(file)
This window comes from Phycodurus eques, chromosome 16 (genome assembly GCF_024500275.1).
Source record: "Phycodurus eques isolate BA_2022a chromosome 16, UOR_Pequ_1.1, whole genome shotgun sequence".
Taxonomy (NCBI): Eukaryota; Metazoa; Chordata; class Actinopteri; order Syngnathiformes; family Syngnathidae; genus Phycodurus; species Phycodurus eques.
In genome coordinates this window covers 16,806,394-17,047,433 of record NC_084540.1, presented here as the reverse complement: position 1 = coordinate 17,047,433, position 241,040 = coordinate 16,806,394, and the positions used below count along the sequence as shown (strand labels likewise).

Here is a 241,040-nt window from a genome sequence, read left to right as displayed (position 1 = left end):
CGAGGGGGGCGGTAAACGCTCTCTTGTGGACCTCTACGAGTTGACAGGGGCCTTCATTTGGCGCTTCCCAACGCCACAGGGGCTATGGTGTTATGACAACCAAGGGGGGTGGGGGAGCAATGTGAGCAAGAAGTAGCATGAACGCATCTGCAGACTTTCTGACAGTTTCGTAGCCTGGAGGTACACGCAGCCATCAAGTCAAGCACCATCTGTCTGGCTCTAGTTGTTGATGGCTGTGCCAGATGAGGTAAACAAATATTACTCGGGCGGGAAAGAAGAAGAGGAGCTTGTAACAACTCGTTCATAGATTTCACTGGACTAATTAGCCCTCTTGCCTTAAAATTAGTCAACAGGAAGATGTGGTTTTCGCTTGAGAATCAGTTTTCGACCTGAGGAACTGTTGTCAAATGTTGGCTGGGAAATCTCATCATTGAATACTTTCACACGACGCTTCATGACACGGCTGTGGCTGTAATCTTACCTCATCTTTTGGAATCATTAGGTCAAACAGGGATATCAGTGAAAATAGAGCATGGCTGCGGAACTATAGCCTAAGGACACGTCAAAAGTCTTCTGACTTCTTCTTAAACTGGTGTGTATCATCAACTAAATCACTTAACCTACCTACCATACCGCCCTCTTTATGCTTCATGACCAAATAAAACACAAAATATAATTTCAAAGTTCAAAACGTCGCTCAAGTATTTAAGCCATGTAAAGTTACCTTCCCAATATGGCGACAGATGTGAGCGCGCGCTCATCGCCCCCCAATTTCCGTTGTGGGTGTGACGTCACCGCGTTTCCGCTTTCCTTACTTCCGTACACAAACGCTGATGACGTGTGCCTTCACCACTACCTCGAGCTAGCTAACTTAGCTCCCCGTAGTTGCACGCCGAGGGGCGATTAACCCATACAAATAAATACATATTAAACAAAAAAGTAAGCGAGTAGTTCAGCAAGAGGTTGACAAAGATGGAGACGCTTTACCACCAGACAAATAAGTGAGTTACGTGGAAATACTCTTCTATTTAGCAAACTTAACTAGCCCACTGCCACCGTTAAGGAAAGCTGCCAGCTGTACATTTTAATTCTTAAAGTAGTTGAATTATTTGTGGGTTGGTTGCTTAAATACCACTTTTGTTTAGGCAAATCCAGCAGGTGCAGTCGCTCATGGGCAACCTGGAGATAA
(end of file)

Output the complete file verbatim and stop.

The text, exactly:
This window comes from Phycodurus eques, chromosome 16 (genome assembly GCF_024500275.1).
Source record: "Phycodurus eques isolate BA_2022a chromosome 16, UOR_Pequ_1.1, whole genome shotgun sequence".
Taxonomy (NCBI): Eukaryota; Metazoa; Chordata; class Actinopteri; order Syngnathiformes; family Syngnathidae; genus Phycodurus; species Phycodurus eques.
In genome coordinates this window covers 16,806,394-17,047,433 of record NC_084540.1, presented here as the reverse complement: position 1 = coordinate 17,047,433, position 241,040 = coordinate 16,806,394, and the positions used below count along the sequence as shown (strand labels likewise).

Here is a 241,040-nt window from a genome sequence, read left to right as displayed (position 1 = left end):
CGAGGGGGGCGGTAAACGCTCTCTTGTGGACCTCTACGAGTTGACAGGGGCCTTCATTTGGCGCTTCCCAACGCCACAGGGGCTATGGTGTTATGACAACCAAGGGGGGTGGGGGAGCAATGTGAGCAAGAAGTAGCATGAACGCATCTGCAGACTTTCTGACAGTTTCGTAGCCTGGAGGTACACGCAGCCATCAAGTCAAGCACCATCTGTCTGGCTCTAGTTGTTGATGGCTGTGCCAGATGAGGTAAACAAATATTACTCGGGCGGGAAAGAAGAAGAGGAGCTTGTAACAACTCGTTCATAGATTTCACTGGACTAATTAGCCCTCTTGCCTTAAAATTAGTCAACAGGAAGATGTGGTTTTCGCTTGAGAATCAGTTTTCGACCTGAGGAACTGTTGTCAAATGTTGGCTGGGAAATCTCATCATTGAATACTTTCACACGACGCTTCATGACACGGCTGTGGCTGTAATCTTACCTCATCTTTTGGAATCATTAGGTCAAACAGGGATATCAGTGAAAATAGAGCATGGCTGCGGAACTATAGCCTAAGGACACGTCAAAAGTCTTCTGACTTCTTCTTAAACTGGTGTGTATCATCAACTAAATCACTTAACCTACCTACCATACCGCCCTCTTTATGCTTCATGACCAAATAAAACACAAAATATAATTTCAAAGTTCAAAACGTCGCTCAAGTATTTAAGCCATGTAAAGTTACCTTCCCAATATGGCGACAGATGTGAGCGCGCGCTCATCGCCCCCCAATTTCCGTTGTGGGTGTGACGTCACCGCGTTTCCGCTTTCCTTACTTCCGTACACAAACGCTGATGACGTGTGCCTTCACCACTACCTCGAGCTAGCTAACTTAGCTCCCCGTAGTTGCACGCCGAGGGGCGATTAACCCATACAAATAAATACATATTAAACAAAAAAGTAAGCGAGTAGTTCAGCAAGAGGTTGACAAAGATGGAGACGCTTTACCACCAGACAAATAAGTGAGTTACGTGGAAATACTCTTCTATTTAGCAAACTTAACTAGCCCACTGCCACCGTTAAGGAAAGCTGCCAGCTGTACATTTTAATTCTTAAAGTAGTTGAATTATTTGTGGGTTGGTTGCTTAAATACCACTTTTGTTTAGGCAAATCCAGCAGGTGCAGTCGCTCATGGGCAACCTGGAGATAA